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The Makioka Sisters (Sasame Yuki, Light Snow), first published in 1948, was written by Junichiro Tanizaki (1886-1965). Tanizaki wrote The Makioka Sisters after translating the Tale of Genji into modern Japanese and the Murasaki novel is said to have influenced his own. It tells of the declining years of the once powerful Makioka family and their last descendants, four sisters. It has been translated by Edward G. Seidensticker in 1957. Powerfully realistic, it mourns the passing of greatness while celebrating in wonderfully evocative detail the beauty of a particular time and place, Osaka in the 1930s. In its creation of beauty out of sadness it can be compared to another family saga, The Maias (1888), by the Portuguese master Eça de Queiroz (1845-1900).
Why is this long book, largely concerned with trivial family procedures, one of the finest novels written? It is not concerned with great events, causes or philosophies. It has little concern with the war Japan was fighting with China, and then the USA, when the book was first published. Indeed its characters don’t think about the war, and in a positive way, which doesn’t trivialise their concerns at all (most people in fact don’t think about the reasons for a war: perhaps it’s better that way). This doesn’t mean the book is escapist or superficial, just as the concern with women’s lifestyle, dress, makeup, etiquette or social vanity make it something written just for women (books and films were once made – by men – to capitalise on what were considered women’s ‘little’ concerns). Tanizaki does that wonderful thing a great artist can do, he finds the universal in the most exact examination of the particular, and makes a work of relevance to us all. Read another family saga, The Brothers Karamazov (1880) and my candidate for the greatest novel yet written (though I’m more than cynical about the word ‘great’) and marvel at the many routes artists find to the universal.
My review is impossibly partial: The Makioka Sisters is the most beautiful novel I’ve ever read. The language (translation) is so smooth and flowing, the characters and situations so gentle and muted, yet precise and meaningful, that reading the book is like seeing the universe in a drop of water – you see, which is moving, and awareness of where and how you see brings amazement and then a real pleasure.
In this beautiful book the characters have a greater degree of reality than many real people – Tanizaki is a great master of characterisation. I know more about them than I do about most of the people I know. It is done by the accumulation of enormous amounts of detail, but detail which, trivial though it may appear, is just right. The result is the creation of a most ethereal and delicate beauty, a lovely world crumbling to extinction yet all the more precious because of its inevitable passing away.
Sachiko, the second sister and her husband Teinosuke are that rare achievement, a convincing depiction of really good and admirable people, though in no way heroic. They are very ordinary people, but their goodness, their little troubles and worries, their faults, even weaknesses, all serve to charm and captivate. Of all the characters in the book these two are the loveliest. It is a real affirmation of humanity to have created two such kind and gentle and sensitive people, and to have made them so real and convincing.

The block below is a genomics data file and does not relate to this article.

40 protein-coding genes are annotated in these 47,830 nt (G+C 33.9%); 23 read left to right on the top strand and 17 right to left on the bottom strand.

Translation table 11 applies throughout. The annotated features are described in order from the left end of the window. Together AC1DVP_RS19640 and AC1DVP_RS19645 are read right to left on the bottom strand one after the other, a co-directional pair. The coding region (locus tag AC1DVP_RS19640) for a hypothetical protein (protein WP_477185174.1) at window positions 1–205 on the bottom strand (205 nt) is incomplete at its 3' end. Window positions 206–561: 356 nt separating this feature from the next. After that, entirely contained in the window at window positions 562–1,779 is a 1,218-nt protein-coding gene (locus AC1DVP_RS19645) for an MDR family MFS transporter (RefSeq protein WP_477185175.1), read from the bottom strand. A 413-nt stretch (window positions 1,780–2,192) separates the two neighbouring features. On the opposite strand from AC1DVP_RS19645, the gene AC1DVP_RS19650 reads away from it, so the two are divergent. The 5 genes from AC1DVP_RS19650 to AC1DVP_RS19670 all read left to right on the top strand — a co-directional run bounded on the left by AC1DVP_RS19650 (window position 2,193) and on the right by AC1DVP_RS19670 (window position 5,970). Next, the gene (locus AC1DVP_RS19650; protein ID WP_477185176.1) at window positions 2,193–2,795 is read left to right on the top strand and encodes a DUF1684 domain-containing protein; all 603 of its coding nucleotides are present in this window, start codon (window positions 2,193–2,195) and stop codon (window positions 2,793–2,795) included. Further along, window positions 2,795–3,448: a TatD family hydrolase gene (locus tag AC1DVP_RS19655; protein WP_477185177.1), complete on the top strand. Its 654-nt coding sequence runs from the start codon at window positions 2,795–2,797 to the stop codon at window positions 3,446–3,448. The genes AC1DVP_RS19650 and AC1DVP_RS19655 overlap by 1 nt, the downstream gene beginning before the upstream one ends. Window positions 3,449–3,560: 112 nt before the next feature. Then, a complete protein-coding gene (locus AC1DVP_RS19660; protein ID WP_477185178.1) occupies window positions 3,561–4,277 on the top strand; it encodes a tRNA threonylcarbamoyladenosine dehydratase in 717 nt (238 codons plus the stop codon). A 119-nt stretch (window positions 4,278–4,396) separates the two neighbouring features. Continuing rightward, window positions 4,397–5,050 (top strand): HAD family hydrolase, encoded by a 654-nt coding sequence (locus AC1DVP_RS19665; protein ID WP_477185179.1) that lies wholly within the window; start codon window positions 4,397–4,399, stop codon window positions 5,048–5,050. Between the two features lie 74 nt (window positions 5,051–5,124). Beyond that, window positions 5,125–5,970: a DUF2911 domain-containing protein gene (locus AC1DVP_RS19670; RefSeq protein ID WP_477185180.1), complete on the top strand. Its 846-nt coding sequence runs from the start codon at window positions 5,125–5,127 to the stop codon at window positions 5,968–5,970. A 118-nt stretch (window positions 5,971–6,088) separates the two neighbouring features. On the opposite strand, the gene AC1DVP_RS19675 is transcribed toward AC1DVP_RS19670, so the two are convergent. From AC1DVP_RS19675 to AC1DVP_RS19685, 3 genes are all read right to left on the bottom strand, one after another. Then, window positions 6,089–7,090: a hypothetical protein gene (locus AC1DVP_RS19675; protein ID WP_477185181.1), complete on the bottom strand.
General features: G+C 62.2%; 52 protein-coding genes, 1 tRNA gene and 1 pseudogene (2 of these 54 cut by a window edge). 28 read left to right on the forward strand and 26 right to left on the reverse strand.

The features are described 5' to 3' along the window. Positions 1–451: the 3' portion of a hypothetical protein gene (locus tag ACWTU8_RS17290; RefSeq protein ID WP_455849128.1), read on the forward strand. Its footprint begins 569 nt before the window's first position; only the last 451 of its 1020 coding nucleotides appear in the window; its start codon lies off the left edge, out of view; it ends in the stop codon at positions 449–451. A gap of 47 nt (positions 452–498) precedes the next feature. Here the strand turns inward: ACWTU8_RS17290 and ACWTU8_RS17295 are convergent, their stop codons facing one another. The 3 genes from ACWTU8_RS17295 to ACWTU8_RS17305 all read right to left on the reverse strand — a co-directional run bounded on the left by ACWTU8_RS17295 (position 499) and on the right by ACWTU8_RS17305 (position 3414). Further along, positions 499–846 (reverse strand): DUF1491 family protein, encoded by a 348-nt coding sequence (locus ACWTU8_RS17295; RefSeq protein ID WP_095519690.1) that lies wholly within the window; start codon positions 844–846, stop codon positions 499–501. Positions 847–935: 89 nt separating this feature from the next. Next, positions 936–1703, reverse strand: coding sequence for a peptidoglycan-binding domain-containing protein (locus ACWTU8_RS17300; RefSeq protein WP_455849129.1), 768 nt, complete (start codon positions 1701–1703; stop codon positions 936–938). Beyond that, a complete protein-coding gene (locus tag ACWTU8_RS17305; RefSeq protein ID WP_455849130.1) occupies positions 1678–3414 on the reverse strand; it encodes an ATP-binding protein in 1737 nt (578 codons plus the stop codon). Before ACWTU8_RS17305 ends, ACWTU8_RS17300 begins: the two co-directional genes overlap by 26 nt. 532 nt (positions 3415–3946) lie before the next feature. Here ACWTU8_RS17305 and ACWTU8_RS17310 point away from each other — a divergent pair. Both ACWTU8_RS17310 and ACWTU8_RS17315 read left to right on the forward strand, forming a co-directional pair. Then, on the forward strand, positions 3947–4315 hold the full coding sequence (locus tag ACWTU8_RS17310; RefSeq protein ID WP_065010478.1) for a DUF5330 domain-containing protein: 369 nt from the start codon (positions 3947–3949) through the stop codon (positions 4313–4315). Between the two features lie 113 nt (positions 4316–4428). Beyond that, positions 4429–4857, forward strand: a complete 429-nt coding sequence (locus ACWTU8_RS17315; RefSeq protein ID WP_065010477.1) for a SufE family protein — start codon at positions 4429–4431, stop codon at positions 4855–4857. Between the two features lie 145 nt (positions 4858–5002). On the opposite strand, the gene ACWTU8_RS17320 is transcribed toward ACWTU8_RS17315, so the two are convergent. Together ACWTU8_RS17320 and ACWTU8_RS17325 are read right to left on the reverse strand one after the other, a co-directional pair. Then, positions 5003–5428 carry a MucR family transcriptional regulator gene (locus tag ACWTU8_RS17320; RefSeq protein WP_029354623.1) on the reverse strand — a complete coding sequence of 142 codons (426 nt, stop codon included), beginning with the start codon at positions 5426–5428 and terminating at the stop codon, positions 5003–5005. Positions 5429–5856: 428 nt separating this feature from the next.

The careworn life of Tsuruko (first sister), the hesitations of Yukiko (third sister), the unhappiness of Taeko (Koi-san, fourth sister) all gain from contrast with the stability and happiness of Sachiko and Teinosuke. And what an evocation of the old ways of Japan. Changing rapidly even as Tanizaki writes of them.
Detail by detail – Etsuko’s games with the German girl Rosemarie, Itakura’s leather coat, the ‘old one’, Koi-san’s mimicry and mingled love and resentment of Yukiko…there are literally thousands of details. Teinosuke’s love of Spring in his garden, the vitamin injections the sisters take, the forthrightness of Itani – all, everyone, is so precise, not random at all, chosen to evoke mood, reveal character, show milieu.
So powerful and evocative has the book been – yet nothing really happens, except to Koi-san. The war approaches, the old Japan changes, Yukiko gets married – unforgettable!
I’ve seen advertised a TV serialisation of The Makioka Sisters, but can’t imagine how it could succeed. So much of the book’s effect is through language. Visually, certain scenes stand out, such as the cherry blossom viewing or the flood. The narrative though is largely uneventful, small actions that dramatically and convincingly reveal a character’s state of mind, early history or personality.
Written with love, a strong love of people and place, the book creates love in the reader. Because of Tanizaki I have loved Osaka in the late 1930s and have learned to treasure and respect its people. For those hesitating to undertake reading such a ‘Japanese’ work as The Makioka Sisters there is the perfect bridging novel The Wind-up Bird Chronicle (Nejimaki-dori kuronikuru, 1995) by Haruki Murakami, which does mention the war – and Charlie Parker and ‘hard-boiled’ detective stories and Jungian archetypes and the surreal: a roller coaster of a novel and one of the best as well.
©2009 Original material copyright Phillip Kay. Images and other material courtesy Creative Commons. Please inform post author of any violation.